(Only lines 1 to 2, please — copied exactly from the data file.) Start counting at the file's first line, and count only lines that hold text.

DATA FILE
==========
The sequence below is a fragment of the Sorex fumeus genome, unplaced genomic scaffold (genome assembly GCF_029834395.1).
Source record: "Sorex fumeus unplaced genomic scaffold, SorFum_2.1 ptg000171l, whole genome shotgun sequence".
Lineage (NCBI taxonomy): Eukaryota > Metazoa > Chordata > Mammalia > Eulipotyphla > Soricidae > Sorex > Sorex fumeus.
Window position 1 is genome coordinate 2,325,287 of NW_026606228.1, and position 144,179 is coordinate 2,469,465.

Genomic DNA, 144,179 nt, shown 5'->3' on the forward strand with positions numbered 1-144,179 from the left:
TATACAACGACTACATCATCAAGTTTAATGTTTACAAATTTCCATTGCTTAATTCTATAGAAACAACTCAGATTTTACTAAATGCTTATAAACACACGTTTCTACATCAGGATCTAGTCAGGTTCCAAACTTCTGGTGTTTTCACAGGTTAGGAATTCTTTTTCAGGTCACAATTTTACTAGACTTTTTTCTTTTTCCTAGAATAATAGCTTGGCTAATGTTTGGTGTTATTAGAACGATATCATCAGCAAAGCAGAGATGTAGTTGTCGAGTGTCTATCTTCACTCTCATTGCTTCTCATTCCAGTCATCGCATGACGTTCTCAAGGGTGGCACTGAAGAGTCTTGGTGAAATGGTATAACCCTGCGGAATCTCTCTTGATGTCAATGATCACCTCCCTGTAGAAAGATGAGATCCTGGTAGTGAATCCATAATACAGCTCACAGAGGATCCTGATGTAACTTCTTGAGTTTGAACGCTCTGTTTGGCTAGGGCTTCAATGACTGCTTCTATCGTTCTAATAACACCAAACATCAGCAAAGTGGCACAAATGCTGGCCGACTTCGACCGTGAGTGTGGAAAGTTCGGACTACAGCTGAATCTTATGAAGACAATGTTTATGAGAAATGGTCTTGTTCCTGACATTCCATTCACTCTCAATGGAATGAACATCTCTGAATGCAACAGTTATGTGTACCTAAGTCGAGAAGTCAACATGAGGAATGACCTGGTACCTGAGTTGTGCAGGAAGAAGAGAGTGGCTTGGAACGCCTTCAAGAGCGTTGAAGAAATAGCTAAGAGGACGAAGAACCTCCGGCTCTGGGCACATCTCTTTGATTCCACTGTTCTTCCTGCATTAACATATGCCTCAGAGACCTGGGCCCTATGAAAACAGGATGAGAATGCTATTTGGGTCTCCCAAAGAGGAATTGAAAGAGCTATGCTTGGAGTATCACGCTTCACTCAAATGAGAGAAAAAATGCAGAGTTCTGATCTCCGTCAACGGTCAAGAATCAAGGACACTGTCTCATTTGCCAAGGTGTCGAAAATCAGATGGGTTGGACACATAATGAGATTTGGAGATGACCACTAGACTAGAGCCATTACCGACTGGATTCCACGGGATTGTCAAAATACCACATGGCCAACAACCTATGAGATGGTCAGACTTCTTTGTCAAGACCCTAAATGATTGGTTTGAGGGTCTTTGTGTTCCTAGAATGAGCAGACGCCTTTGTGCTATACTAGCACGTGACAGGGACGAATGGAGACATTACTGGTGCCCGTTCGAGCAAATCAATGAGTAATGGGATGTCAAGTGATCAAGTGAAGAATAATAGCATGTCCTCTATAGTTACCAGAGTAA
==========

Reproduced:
The sequence below is a fragment of the Sorex fumeus genome, unplaced genomic scaffold (genome assembly GCF_029834395.1).
Source record: "Sorex fumeus unplaced genomic scaffold, SorFum_2.1 ptg000171l, whole genome shotgun sequence".